Conference attracts business leaders
Marv Harman, economic development director for Ste. Genevieve County, was recently elected district director for 2003-2004 for the 23-county area in Southeast Missouri that makes up the Missouri Economic Development Council's Region 7.
Following 20-plus years in newspaper management and publications, Harman served as city administrator/economic developer for St. Clair and later Sullivan in Franklin County before accepting the economic development position in Ste. Genevieve County in January 2000.
Harman was elected as economic development professionals from around the state gathered May 28-29 for MEDC's annual spring conference at Lodge of the Four Seasons, Lake of the Ozarks. Harman succeeds Glen "Skip" Smallwood, business development executive for Ameren UE in Cape Girardeau.
Elected MEDC president for a second term was Mitch Robinson, who heads up the industrial recruitment office in Cape Girardeau.
More than 300 of Missouri's professional economic developers, along with others interested in promotion of the state's expansion and attraction of business and industry, gathered for this conference.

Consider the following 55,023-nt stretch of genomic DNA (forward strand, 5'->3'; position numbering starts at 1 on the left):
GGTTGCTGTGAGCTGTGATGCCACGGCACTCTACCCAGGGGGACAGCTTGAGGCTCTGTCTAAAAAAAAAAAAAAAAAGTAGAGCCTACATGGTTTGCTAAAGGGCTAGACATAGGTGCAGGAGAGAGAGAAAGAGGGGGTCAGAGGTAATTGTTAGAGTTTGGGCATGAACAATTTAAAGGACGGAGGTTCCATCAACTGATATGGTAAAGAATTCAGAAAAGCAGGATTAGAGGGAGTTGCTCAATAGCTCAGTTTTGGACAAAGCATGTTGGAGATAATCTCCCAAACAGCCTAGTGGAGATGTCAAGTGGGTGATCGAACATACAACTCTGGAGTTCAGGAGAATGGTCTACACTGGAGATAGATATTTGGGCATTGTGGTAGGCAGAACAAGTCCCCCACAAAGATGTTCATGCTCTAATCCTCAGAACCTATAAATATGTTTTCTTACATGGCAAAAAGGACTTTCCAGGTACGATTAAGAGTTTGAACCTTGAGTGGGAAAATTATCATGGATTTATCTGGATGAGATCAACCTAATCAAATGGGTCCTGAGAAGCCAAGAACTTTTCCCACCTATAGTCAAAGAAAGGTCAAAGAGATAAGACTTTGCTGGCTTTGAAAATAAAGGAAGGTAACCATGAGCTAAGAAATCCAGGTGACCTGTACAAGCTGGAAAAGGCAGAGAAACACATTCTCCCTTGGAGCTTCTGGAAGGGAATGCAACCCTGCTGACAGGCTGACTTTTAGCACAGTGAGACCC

The MEDC Awards Luncheon included a keynote presentation by Missouri House Speaker Pro Tem Rod Jetton. Conference sessions included "Putting the Web to Work," "Urban and Rural Roundtables" and "The Real Costs/Profits of Economic Development." There were presentations during the Governor's Conference by Alex Spanos, business giant and owner of the San Diego Chargers, Dr. Elson Floyd, president of the University of Missouri System, and William Daley, president of SBC Communications.
The Missouri Economic Development Council is a statewide, not-for-profit association of 400-plus economic development professionals and community leaders. Created in 1979 to provide a unified voice for economic development, MEDC offers its members programs in professional education, legislation and marketing.
Harman noted that a group meeting between Region 7 and Region 5 counties ( 29 counties that includes Jefferson and Franklin) is being discussed for the latter part of July in Ste. Genevieve.
"The entire state is experiencing county and city budget cutbacks, brought on primarily by sales tax shortfalls," said Harman, "and we must begin doing something innovative to make Missouri more attractive to investors, manufacturers and even retailers. We are collectively losing out to surrounding states and must do something quickly to turn the tide.
"Ste. Genevieve County showed a net gain of around 175 jobs in 2002, while the state of Missouri was losing 77,800 jobs," said Harman. "We can't continue at this pace without being swallowed up in the Midwest job shortfall. We have to consider new alternatives."